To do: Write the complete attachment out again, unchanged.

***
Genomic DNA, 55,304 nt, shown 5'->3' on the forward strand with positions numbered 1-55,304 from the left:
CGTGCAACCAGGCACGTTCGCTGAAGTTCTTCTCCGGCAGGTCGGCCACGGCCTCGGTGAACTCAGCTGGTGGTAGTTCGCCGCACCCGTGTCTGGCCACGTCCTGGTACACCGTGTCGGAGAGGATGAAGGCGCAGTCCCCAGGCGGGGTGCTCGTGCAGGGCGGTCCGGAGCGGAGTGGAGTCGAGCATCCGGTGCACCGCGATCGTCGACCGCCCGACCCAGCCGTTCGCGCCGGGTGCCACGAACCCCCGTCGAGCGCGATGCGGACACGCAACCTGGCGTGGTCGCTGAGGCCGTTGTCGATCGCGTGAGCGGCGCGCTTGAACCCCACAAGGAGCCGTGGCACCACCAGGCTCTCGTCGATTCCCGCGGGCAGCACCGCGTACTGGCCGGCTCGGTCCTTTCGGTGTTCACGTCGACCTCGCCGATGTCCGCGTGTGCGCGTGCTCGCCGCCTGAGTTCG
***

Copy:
Genomic DNA, 55,304 nt, shown 5'->3' on the forward strand with positions numbered 1-55,304 from the left:
CGTGCAACCAGGCACGTTCGCTGAAGTTCTTCTCCGGCAGGTCGGCCACGGCCTCGGTGAACTCAGCTGGTGGTAGTTCGCCGCACCCGTGTCTGGCCACGTCCTGGTACACCGTGTCGGAGAGGATGAAGGCGCAGTCCCCAGGCGGGGTGCTCGTGCAGGGCGGTCCGGAGCGGAGTGGAGTCGAGCATCCGGTGCACCGCGATCGTCGACCGCCCGACCCAGCCGTTCGCGCCGGGTGCCACGAACCCCCGTCGAGCGCGATGCGGACACGCAACCTGGCGTGGTCGCTGAGGCCGTTGTCGATCGCGTGAGCGGCGCGCTTGAACCCCACAAGGAGCCGTGGCACCACCAGGCTCTCGTCGATTCCCGCGGGCAGCACCGCGTACTGGCCGGCTCGGTCCTTTCGGTGTTCACGTCGACCTCGCCGATGTCCGCGTGTGCGCGTGCTCGCCGCCTGAGTTCG